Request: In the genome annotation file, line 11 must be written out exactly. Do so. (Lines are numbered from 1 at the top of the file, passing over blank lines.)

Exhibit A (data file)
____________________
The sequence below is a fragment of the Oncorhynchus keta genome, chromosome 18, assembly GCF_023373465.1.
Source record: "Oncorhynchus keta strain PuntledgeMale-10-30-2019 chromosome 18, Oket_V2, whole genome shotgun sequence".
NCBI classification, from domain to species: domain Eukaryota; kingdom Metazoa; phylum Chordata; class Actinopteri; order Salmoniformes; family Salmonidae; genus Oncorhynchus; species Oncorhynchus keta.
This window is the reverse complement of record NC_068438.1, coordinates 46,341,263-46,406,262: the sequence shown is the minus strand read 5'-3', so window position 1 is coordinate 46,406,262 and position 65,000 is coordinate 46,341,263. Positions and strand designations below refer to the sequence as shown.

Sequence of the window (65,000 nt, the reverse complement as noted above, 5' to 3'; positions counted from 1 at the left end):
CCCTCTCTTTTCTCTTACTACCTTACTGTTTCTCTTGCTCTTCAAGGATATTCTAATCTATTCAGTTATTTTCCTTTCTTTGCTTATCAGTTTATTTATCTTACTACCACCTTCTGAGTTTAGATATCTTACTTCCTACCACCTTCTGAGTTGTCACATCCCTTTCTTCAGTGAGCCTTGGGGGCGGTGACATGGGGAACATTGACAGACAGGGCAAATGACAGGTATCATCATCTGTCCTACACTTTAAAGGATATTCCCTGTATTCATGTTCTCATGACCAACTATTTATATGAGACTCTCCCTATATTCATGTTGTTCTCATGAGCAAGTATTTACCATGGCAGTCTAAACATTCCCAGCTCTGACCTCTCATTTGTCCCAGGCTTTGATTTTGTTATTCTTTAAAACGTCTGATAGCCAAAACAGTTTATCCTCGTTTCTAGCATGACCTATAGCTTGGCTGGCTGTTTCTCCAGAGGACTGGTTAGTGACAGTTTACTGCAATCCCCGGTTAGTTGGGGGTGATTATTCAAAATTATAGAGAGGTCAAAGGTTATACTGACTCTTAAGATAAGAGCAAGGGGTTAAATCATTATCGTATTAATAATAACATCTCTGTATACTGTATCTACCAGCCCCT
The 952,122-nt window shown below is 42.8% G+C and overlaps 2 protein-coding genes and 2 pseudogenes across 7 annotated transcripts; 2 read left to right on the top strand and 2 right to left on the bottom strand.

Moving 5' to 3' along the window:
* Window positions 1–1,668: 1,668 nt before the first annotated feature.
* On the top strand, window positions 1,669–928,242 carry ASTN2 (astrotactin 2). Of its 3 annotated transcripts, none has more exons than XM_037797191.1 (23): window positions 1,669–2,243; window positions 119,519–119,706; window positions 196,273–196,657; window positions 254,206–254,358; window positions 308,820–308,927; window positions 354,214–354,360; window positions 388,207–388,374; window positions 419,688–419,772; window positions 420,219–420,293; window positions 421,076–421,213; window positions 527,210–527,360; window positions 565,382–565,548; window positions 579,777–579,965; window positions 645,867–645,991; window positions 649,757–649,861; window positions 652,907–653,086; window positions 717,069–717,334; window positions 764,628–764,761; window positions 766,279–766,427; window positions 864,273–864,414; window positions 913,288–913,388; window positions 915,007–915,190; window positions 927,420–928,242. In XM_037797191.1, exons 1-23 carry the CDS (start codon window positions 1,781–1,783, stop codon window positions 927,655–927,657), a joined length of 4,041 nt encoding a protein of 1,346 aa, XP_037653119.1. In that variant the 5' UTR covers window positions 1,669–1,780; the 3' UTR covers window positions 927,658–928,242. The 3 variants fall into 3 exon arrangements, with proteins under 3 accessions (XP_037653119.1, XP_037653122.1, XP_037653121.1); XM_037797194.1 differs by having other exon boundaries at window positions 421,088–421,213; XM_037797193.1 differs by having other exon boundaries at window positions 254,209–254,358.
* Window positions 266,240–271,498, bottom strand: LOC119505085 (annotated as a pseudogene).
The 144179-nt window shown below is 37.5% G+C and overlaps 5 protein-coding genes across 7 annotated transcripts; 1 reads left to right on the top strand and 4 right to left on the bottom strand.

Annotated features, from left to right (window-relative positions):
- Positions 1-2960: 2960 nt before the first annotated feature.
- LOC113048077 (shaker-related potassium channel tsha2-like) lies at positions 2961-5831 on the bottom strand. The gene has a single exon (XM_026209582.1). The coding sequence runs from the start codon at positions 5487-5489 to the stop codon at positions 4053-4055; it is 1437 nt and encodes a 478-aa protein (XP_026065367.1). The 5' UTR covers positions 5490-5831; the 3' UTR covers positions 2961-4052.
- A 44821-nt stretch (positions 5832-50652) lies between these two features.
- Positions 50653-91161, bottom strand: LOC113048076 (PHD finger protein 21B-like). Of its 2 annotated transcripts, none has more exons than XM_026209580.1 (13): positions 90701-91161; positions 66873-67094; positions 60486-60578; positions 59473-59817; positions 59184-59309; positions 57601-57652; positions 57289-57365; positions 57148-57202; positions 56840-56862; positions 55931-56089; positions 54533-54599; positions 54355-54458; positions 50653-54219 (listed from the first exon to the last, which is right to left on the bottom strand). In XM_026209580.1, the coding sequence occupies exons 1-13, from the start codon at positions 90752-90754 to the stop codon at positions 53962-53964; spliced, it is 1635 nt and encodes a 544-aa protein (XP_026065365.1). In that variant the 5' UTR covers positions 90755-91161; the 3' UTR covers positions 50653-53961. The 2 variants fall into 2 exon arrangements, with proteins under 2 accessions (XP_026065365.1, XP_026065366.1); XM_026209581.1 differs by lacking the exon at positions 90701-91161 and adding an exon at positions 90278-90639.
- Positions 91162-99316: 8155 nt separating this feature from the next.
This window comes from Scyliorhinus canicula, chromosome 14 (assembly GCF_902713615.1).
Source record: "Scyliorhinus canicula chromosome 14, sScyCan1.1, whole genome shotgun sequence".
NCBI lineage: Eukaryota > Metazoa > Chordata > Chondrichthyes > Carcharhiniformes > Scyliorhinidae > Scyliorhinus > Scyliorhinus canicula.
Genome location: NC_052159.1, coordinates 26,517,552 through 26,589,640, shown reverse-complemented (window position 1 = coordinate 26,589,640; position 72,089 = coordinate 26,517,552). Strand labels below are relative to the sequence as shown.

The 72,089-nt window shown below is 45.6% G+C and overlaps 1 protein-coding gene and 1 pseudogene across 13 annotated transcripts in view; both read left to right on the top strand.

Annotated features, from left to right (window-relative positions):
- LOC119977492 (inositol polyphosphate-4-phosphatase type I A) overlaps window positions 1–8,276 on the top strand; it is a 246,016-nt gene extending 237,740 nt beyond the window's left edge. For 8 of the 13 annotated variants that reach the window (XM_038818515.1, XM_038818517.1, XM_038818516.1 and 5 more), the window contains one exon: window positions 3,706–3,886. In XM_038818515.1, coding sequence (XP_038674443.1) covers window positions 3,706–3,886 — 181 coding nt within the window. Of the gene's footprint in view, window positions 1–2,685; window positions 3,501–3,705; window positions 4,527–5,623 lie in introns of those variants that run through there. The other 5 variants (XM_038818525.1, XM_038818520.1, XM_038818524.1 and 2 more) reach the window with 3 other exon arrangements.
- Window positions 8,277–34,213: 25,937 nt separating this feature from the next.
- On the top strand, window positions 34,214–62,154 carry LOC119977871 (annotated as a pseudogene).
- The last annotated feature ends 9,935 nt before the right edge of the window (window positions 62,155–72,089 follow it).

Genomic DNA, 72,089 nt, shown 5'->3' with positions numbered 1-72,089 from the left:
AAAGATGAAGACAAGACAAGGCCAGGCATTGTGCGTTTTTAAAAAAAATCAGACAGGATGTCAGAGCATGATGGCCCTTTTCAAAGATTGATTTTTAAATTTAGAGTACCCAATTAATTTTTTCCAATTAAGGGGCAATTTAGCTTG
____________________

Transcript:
* Window positions 266,240–271,498, bottom strand: LOC119505085 (annotated as a pseudogene).